The historic Loudoun town of Waterford will lose one of its most ardent protectors Jan. 8 when Connie Chamberlain leaves as executive director of the Waterford Foundation.
The Waterford Foundation is a nonprofit organization with more than 300 members dedicated to the protection of the rural North Loudoun town and surrounding farmland.
During her eight years as director, Chamberlain has brought Waterford national and international attention in historic preservation circles. Waterford is a National Historic Landmark, which is the highest designation the United States gives to historic resources. It is also on the National Registration of Historic Places.
"A lot of people all over the country are aware of Waterford because of her," Elizabeth Smith Sullivan, president of the Waterford Foundation, said of Chamberlain. "Through the groups and organizations she belongs to she's made some fantastic connections. She's made the Waterford Foundation and herself a nationallly known quantity. She's a very smart girl and we're going to miss her."
"I'm going to miss them, too; they're a very exciting group of people," said Chamberlain, the first executive director of the foundation.
Chamberlain, 43, is also regional vice chairman of the Board of Advisers of the National Trust for Historic Preservation, a founding member of the Preservation Alliance of Virginia and a a committee chairman of Gov. Gerald L. Baliles' Commission to Study Historic Preservation.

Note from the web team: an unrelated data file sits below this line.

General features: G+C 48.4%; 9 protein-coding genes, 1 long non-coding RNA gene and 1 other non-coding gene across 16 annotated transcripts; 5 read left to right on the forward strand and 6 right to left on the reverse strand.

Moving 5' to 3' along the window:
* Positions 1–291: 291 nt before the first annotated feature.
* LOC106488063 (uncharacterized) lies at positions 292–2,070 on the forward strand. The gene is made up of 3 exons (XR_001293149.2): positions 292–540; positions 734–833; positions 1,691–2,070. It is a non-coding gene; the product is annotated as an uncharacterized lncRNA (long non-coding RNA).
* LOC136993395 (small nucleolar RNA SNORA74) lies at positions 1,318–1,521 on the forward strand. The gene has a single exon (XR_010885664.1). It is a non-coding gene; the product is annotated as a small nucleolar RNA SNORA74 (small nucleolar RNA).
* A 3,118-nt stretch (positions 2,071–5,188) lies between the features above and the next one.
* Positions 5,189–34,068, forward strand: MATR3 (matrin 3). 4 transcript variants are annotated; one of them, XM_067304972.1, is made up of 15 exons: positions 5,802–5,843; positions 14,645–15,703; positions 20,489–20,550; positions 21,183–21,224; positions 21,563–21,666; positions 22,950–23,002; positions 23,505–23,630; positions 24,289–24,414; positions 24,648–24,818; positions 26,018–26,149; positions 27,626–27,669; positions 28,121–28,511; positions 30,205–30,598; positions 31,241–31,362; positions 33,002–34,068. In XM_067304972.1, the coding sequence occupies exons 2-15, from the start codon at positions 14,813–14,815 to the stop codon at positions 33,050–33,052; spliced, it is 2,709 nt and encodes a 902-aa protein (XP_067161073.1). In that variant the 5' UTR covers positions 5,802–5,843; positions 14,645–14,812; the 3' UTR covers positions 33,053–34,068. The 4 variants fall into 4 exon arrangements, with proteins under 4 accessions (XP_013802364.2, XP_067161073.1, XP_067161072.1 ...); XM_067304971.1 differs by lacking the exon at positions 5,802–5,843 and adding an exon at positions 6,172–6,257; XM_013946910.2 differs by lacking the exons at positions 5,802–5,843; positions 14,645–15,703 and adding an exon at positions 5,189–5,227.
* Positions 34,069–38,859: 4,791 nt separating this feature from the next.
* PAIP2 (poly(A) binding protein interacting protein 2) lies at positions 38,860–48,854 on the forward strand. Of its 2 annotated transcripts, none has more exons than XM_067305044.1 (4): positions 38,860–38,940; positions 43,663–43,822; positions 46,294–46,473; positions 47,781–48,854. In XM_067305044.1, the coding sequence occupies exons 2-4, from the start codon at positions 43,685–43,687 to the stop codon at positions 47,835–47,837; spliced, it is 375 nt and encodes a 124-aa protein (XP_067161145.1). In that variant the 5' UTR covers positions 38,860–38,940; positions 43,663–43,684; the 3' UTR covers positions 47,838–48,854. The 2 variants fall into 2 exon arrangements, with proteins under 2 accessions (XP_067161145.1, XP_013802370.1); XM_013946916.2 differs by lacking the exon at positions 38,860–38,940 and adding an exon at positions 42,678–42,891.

Chamberlain is leaving the foundation to become director of Housing Opportunities Made Equal (HOME), a nonprofit organization in Richmond, and to get married.
The Waterford Foundation's board of directors has formed a search committee to find a replacement for Chamberlain, who is also involved in the task.
"In doing the work I do I've made a great many friends in the field around the country and I'm doing all I can to make sure the board has a good candidate," Chamberlain said.
Waterford was founded by Quakers from Bucks County, Pa., in 1733. The town's 120 brick, log, stone and frame houses, plus 1,450 acres of farmland surrounding the town, are a national historic landmark. The Waterford Foundation, which was founded by concerned residents in 1943, owns several houses and parcels of land in the town. With Chamberlain's help the foundation has set up guidelines for building in the town and has worked with county, state and national agencies to ensure the historically intact town remains protected.